Welcome!

Paula

I am a Royal Society University Research Fellow and Proleptic Lecturer in the Department of Earth Sciences at Royal Holloway University of London.

I am a global seismologist with a focus on studying the lower mantle of the Earth and core-mantle boundary. In my research, I characterise its seismological structures, linking these to geodynamic modelling and insights from mineral physics, with the aim to unravel the dynamics and evolution of the deep Earth.

My research interests include seismic tomography, normal modes, deep Earth structure and dynamics, uncertainty quantification in tomography, earthquake interferometry.

DEEPSCAPE

I am passionate about communicating my research and global seismology in general (see here for more information). I am also happy to advice and support early-career researchers in their funding applications.

Postdocs, PhD students and undergraduate students interested to join my DEEPSCAPE research group should not hesitate to get in touch to discuss possible projects and funding opportunities.

Pint of Science podcast about a range of seismological topics

I spoke to Callam & Jim for a Pint Of Science podcast about a range of seismological topics. We touched not only on global seismology and the landscapes of the deep Earth, but also talked about how anthropogenic seismic noise has been affected by Covid-19 governmental lockdowns, and even chatted about Marsquakes and Messiquakes!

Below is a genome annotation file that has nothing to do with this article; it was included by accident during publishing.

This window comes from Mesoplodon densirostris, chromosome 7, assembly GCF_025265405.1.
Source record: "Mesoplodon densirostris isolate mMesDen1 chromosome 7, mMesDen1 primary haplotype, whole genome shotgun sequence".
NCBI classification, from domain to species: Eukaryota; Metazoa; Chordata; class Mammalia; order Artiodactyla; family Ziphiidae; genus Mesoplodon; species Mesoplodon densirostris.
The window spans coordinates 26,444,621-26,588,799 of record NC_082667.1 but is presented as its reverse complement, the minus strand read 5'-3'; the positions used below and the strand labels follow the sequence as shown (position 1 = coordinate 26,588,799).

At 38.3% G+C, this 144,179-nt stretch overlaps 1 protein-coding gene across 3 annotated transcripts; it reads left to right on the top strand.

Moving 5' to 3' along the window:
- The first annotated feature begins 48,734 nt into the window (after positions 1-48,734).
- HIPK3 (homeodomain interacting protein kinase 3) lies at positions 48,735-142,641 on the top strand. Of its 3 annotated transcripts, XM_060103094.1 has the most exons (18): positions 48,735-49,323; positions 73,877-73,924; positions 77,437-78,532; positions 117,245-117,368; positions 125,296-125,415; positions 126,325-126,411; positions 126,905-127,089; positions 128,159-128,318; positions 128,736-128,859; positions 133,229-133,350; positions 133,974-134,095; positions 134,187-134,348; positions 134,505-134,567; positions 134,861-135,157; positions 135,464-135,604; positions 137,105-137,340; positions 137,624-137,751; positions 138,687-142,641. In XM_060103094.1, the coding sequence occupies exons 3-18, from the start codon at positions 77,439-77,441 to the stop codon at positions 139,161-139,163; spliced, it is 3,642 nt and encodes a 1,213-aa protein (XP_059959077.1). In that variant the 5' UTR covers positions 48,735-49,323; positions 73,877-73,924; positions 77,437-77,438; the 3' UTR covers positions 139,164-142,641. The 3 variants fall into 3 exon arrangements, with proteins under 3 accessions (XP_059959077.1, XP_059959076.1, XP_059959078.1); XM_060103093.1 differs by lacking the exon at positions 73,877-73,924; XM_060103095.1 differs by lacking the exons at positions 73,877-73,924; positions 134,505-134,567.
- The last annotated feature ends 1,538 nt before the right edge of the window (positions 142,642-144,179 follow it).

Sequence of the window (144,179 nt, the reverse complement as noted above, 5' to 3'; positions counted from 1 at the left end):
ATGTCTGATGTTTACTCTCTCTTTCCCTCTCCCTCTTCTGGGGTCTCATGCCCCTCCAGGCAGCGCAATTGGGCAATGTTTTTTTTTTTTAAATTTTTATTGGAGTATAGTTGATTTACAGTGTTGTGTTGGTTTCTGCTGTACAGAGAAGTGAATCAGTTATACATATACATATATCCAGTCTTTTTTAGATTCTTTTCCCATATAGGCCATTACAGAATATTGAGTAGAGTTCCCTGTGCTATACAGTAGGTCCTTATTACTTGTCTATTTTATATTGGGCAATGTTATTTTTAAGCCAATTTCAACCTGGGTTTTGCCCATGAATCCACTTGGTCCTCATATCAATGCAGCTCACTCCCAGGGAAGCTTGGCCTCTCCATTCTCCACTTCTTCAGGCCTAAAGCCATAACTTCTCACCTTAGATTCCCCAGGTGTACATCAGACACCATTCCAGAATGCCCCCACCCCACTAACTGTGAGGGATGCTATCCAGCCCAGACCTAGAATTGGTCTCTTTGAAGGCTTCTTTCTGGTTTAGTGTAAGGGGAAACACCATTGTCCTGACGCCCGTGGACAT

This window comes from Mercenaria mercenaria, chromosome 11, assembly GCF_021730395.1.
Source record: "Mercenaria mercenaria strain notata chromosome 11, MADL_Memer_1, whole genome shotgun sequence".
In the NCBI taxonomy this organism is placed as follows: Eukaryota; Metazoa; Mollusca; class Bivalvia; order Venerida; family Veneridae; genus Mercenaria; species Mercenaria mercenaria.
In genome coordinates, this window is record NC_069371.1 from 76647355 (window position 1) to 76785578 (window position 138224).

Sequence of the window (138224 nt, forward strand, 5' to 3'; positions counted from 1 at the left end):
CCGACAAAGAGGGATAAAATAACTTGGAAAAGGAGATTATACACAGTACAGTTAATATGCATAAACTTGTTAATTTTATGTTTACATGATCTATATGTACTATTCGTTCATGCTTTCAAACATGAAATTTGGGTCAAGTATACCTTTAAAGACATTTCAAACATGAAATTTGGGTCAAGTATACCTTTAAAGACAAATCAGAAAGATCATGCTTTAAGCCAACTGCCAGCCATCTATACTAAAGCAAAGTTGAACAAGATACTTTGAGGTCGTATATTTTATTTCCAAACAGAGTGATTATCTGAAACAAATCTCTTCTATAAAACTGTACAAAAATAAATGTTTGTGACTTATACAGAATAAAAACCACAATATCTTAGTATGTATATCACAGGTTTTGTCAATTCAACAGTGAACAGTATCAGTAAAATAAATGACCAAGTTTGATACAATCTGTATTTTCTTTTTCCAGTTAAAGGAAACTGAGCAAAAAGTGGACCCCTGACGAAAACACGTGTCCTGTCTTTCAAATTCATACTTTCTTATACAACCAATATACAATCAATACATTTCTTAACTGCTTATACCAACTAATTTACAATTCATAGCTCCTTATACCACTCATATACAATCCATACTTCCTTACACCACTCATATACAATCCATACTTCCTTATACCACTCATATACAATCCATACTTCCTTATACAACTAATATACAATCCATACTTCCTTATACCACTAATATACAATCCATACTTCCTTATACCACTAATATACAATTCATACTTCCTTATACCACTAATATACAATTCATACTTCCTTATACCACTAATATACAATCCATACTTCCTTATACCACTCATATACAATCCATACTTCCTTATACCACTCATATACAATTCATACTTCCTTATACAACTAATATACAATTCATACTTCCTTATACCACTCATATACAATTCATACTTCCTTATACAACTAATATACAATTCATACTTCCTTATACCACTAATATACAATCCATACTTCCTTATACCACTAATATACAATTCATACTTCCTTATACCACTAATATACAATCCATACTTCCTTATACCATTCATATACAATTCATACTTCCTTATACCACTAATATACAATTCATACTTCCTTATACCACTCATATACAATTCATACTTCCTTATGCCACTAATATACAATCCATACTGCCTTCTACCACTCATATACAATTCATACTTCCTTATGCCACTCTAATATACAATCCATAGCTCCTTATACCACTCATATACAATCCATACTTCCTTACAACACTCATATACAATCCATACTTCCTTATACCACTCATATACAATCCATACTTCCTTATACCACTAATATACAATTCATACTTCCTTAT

Review chapter on lower mantle density and CMB topography

My review chapter on lower mantle density and core-mantle boundary topography has been accepted for the AGU book "Mantle upwellings and their surface expressions", edited by Marquardt, Cottaar, Ballmer & Konter. For this contribution, I reviewed existing (primarily seismological) models and used these to develop average models as well as vote maps with the aim to find model consistencies and to identify discrepancies between data sets. Files related to this contribution can now be found online.

Doornbos Memorial Prize awarded by the SEDI Committee

At the 16th international symposium of the Study of the Earth's Deep Interior (SEDI), held in Edmonton, Canada, I received the Doornbos Memorial Prize for "careful and broad analysis of body and normal mode seismic data, integrated with mineral physics to constrain the state and dynamics of the lowermost mantle".

The Doornbos Memorial Prize is given in honor of the Dutch seismologist Durk Doornbos and is presented to a few young scientists every two years by the SEDI Committee, in association with their biennial meetings, for outstanding research on the Earth's deep interior.